“Outlining what the business wants to achieve is always a good place to start,” says Soteriou. “Clear, realistic and measurable objectives are crucial; consider how the plan will fit in with wider business strategies, as it should complement other activities to provide a holistic approach.”
Clear, realistic and measurable objectives are crucial.
And Soteriou emphasises the importance on the targets defined in the strategy being realistic.
“Brands sometimes get too keen, set the bar too high to start with and over promise – which can set businesses up to fail. It’s important to remember and understand that this is the first step in a long and ongoing process, so benchmark against others initially to determine what success should look like and set measurable, realistic milestones over a longer time period. It’s difficult to nail this overnight and the strategy should be flexible to respond to business changes/needs/developments.”
The issue of resources is a major concern, as an over-commitment will be wasteful, while under-resourcing the initiative could prove even more costly. Your initial market research should give you some useful steer regarding the volume of activity there is on social media, and the amount of conversations you will have to deal with. It is important to keep response time in mind when identifying resource needs.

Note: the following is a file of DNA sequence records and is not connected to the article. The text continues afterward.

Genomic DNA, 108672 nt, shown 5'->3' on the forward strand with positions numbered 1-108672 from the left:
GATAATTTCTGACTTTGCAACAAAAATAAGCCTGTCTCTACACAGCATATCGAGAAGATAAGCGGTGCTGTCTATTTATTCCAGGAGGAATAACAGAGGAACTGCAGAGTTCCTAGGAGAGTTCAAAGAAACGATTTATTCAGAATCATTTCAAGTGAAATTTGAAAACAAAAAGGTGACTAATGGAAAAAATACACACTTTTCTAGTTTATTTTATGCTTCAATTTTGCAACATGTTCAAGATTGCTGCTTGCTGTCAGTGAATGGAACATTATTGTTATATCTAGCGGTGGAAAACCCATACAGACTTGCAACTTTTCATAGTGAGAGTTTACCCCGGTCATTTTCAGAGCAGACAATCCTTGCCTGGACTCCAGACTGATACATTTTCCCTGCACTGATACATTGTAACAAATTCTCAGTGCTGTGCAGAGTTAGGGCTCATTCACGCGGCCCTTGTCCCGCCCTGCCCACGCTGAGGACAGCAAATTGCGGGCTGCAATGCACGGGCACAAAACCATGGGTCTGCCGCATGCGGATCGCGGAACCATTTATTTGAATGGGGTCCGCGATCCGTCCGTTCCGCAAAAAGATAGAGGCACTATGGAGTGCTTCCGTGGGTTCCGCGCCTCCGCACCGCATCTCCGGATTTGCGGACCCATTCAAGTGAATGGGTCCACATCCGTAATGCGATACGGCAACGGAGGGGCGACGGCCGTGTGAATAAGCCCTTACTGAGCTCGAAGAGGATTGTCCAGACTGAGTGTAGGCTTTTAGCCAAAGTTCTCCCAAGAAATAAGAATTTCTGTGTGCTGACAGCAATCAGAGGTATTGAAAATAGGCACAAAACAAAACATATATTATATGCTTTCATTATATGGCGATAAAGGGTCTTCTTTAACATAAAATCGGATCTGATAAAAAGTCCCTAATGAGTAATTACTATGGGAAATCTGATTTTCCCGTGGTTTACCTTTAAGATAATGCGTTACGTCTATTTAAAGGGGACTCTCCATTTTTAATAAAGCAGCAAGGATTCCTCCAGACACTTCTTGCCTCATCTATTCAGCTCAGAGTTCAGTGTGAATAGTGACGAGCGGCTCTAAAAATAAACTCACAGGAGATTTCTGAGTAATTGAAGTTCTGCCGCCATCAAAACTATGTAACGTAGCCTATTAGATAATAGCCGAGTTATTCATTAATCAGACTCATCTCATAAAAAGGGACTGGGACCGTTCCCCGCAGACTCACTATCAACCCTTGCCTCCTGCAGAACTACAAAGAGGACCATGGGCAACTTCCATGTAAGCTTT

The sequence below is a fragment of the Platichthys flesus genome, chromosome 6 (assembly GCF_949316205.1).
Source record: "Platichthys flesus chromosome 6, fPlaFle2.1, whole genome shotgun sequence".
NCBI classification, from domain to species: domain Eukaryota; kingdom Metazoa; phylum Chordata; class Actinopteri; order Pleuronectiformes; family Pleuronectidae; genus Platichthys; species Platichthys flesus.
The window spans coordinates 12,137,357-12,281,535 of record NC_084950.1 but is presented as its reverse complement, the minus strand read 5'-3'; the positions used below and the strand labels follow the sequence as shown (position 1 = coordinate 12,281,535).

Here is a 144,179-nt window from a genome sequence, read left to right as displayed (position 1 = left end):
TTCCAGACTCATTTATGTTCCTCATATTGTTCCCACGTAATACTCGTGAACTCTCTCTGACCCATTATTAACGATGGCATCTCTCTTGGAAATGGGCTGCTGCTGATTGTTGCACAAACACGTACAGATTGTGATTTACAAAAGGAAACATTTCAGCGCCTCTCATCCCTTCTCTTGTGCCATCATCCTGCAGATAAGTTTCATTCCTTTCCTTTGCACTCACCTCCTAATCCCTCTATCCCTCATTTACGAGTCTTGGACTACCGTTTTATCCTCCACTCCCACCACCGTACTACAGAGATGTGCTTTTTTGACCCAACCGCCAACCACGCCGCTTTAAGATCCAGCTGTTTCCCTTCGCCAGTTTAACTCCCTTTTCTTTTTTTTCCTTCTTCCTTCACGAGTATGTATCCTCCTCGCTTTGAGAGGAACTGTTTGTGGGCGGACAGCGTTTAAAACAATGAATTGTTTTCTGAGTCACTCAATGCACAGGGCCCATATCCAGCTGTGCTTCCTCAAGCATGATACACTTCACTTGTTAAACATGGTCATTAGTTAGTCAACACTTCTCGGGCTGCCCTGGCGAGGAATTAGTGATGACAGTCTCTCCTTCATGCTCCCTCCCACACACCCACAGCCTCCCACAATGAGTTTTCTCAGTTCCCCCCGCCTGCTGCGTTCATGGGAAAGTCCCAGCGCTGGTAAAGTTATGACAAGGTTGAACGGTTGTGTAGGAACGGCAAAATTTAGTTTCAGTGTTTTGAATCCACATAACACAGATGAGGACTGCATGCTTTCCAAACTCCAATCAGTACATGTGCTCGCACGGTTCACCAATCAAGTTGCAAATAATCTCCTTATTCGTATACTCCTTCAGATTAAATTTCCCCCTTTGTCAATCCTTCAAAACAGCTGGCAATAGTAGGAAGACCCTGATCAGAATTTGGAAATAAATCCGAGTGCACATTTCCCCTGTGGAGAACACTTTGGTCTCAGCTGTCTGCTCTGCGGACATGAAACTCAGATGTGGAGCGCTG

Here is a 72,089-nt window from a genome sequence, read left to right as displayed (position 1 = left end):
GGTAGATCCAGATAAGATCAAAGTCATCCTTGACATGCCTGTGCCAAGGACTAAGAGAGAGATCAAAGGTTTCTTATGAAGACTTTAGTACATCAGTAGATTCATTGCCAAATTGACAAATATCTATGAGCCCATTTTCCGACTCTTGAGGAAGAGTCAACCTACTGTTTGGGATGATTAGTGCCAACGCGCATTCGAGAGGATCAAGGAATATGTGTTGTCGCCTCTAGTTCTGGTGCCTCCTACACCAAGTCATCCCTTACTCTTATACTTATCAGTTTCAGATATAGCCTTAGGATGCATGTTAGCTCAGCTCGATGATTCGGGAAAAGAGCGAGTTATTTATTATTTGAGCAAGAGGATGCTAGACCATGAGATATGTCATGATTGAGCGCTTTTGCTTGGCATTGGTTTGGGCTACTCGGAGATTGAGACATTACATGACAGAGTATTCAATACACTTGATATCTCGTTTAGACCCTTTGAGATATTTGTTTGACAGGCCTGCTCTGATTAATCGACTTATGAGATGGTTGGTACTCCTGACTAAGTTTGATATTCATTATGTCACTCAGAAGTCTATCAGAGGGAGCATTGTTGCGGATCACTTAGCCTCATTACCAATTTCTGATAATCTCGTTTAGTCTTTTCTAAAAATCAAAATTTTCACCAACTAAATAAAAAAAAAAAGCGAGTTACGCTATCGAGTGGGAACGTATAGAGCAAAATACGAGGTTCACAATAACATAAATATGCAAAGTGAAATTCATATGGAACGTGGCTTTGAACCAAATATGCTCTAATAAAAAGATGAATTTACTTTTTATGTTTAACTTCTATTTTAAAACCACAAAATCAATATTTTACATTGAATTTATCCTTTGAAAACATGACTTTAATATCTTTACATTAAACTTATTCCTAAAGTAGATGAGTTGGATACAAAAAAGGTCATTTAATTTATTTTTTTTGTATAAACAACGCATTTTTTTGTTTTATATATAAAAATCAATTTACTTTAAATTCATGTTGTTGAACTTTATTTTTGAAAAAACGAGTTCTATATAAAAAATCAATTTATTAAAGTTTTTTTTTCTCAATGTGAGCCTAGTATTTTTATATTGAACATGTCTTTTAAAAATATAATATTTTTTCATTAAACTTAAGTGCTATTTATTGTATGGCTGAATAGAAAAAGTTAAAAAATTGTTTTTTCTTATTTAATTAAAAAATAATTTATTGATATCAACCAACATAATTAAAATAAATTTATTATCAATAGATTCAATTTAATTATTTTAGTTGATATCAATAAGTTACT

“Planning resource is the most important thing,” says Tamara Littleton, CEO of Emoderation, “Customers want a response on Twitter within about 15 minutes (that doesn’t have to be a resolution, just an acknowledgement) and on Facebook within an hour. If you’re likely to get a high volume of Tweets, consider a dedicated channel so your feeds don’t get clogged up with posts that aren’t relevant to the majority of your followers.”
Planning resource is the most important thing.
Due to the nature of social, and how some events can trigger a viral effect, businesses will also need to consider how they can scale their social activity in the event of an emergency. This could involve some work with internal structures, but it is also worth considering external back up as well. In the event of a crisis, the internal group may not be able to handle all the requests in time, so some form of external support can be invaluable.
Structure and processes
As well as deciding what resources will be in-house and what, if any, will be outsourced, business leaders also need to cement the structures and processes that will support social media customer service. Most importantly, this needs to ensure that efficient and consistent support isn’t hampered by any internal siloes.